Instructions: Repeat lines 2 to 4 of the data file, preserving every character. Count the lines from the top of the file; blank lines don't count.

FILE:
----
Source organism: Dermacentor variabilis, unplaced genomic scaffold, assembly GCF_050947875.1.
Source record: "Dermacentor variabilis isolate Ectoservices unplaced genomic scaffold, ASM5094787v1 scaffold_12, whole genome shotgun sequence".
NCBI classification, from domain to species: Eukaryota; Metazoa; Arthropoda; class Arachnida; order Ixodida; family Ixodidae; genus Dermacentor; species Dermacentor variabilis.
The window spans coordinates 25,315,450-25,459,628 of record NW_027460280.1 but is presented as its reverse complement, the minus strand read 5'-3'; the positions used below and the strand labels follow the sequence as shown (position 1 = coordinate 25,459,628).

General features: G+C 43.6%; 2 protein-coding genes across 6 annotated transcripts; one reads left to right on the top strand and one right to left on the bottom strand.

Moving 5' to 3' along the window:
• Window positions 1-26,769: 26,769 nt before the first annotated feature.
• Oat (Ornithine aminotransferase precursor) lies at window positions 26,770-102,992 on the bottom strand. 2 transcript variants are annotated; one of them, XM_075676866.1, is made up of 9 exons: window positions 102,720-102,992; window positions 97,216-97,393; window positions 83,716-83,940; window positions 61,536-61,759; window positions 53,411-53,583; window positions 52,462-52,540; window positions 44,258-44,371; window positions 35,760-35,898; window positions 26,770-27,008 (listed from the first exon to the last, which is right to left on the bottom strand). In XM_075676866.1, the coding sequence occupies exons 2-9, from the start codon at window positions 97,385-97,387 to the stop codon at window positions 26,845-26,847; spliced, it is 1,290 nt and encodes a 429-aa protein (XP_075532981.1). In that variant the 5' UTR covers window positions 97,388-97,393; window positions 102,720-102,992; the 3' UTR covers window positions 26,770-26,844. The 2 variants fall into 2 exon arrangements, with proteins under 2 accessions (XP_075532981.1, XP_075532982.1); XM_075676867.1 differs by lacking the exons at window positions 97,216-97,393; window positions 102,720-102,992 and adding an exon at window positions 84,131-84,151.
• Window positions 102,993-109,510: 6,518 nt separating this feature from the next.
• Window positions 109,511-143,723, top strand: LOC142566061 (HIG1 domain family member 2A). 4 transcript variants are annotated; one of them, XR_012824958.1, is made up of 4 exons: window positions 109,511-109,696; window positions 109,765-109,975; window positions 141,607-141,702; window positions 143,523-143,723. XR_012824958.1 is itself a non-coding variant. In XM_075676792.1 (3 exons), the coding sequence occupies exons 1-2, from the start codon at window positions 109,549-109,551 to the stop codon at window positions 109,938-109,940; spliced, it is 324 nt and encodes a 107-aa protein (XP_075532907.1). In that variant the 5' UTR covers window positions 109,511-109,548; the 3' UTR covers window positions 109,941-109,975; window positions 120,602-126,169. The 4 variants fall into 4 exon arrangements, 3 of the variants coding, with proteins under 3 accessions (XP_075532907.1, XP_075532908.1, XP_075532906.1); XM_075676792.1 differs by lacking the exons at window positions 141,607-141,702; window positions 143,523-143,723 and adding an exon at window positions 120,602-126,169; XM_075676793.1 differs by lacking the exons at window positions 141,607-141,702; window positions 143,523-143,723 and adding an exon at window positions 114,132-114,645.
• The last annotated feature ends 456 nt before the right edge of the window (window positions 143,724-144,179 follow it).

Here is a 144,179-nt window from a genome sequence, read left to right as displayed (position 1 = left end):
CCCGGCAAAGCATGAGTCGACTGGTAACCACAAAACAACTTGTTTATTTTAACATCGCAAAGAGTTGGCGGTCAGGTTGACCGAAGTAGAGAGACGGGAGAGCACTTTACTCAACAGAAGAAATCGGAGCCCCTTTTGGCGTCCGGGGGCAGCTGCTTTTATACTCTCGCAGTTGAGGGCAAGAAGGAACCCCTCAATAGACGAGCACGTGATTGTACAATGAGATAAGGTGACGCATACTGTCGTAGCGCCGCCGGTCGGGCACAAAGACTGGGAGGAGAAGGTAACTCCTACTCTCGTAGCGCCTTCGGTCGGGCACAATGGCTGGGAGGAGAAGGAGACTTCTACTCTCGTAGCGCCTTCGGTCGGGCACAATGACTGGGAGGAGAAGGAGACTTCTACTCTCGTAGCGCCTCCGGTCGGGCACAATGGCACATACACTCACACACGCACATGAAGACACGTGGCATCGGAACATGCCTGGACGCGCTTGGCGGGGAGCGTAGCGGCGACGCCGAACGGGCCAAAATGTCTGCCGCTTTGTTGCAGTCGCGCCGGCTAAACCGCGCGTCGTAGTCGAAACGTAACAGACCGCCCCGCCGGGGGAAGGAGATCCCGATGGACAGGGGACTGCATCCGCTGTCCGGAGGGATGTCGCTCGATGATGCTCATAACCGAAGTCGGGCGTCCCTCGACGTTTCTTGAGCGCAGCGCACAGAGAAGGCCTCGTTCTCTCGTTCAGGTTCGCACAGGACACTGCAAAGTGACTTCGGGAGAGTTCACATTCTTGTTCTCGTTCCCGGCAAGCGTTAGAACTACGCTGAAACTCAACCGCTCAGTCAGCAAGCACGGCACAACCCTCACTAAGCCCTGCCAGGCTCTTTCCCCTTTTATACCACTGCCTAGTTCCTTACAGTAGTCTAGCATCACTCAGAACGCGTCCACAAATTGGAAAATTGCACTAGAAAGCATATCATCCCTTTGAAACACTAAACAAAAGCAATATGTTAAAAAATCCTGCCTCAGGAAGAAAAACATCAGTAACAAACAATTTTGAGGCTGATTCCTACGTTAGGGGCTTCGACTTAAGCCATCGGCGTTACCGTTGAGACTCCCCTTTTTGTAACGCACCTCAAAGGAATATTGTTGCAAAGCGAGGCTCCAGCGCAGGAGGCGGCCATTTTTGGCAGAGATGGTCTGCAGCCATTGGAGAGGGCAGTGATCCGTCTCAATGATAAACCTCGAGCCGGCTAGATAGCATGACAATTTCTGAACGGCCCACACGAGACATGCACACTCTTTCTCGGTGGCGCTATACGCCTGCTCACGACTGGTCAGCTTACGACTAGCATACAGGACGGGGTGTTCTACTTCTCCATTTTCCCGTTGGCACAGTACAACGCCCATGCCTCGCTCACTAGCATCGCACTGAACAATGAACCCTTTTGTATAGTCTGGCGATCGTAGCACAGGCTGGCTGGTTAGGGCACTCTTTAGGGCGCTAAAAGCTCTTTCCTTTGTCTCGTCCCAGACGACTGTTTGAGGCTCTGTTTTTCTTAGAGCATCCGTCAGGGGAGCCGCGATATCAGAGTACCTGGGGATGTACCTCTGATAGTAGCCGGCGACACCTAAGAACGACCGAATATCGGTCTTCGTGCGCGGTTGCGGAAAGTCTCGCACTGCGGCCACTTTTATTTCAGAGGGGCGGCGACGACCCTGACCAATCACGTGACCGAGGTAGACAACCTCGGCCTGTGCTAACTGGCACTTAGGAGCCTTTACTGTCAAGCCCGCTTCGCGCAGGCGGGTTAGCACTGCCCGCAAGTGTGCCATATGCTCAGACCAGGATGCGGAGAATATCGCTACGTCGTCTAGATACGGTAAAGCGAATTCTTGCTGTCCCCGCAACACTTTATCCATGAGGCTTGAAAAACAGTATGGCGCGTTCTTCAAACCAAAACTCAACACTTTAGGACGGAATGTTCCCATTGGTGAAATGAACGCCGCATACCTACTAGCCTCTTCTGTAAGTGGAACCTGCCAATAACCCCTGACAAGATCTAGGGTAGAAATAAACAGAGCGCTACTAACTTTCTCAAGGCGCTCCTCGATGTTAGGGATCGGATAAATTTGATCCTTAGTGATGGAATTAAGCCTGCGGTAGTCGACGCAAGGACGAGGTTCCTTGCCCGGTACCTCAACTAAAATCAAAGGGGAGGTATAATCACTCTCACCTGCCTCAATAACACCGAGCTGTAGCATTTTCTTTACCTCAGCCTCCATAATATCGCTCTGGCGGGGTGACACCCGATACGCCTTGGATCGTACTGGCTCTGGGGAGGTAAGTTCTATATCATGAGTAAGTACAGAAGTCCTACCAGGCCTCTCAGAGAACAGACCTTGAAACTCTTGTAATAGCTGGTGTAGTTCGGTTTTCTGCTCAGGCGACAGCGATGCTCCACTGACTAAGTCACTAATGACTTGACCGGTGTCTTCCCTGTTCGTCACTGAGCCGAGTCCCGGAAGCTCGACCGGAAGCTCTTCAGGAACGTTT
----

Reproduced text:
Source record: "Dermacentor variabilis isolate Ectoservices unplaced genomic scaffold, ASM5094787v1 scaffold_12, whole genome shotgun sequence".
NCBI classification, from domain to species: Eukaryota; Metazoa; Arthropoda; class Arachnida; order Ixodida; family Ixodidae; genus Dermacentor; species Dermacentor variabilis.
The window spans coordinates 25,315,450-25,459,628 of record NW_027460280.1 but is presented as its reverse complement, the minus strand read 5'-3'; the positions used below and the strand labels follow the sequence as shown (position 1 = coordinate 25,459,628).